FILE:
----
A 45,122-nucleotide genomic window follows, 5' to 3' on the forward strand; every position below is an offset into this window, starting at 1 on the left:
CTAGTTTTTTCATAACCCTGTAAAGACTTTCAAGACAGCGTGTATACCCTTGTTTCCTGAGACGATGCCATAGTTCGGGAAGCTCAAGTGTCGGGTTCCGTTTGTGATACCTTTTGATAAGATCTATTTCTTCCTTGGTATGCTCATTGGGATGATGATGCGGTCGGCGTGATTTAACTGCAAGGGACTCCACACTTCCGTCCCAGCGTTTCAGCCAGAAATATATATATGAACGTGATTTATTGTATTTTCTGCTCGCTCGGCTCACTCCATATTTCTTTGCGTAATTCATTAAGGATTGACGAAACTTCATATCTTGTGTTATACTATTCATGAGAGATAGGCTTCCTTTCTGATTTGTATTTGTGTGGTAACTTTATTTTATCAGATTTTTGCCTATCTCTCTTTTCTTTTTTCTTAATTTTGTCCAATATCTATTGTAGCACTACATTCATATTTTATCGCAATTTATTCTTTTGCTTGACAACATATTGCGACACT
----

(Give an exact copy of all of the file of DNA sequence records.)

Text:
A 45,122-nucleotide genomic window follows, 5' to 3' on the forward strand; every position below is an offset into this window, starting at 1 on the left:
CTAGTTTTTTCATAACCCTGTAAAGACTTTCAAGACAGCGTGTATACCCTTGTTTCCTGAGACGATGCCATAGTTCGGGAAGCTCAAGTGTCGGGTTCCGTTTGTGATACCTTTTGATAAGATCTATTTCTTCCTTGGTATGCTCATTGGGATGATGATGCGGTCGGCGTGATTTAACTGCAAGGGACTCCACACTTCCGTCCCAGCGTTTCAGCCAGAAATATATATATGAACGTGATTTATTGTATTTTCTGCTCGCTCGGCTCACTCCATATTTCTTTGCGTAATTCATTAAGGATTGACGAAACTTCATATCTTGTGTTATACTATTCATGAGAGATAGGCTTCCTTTCTGATTTGTATTTGTGTGGTAACTTTATTTTATCAGATTTTTGCCTATCTCTCTTTTCTTTTTTCTTAATTTTGTCCAATATCTATTGTAGCACTACATTCATATTTTATCGCAATTTATTCTTTTGCTTGACAACATATTGCGACACT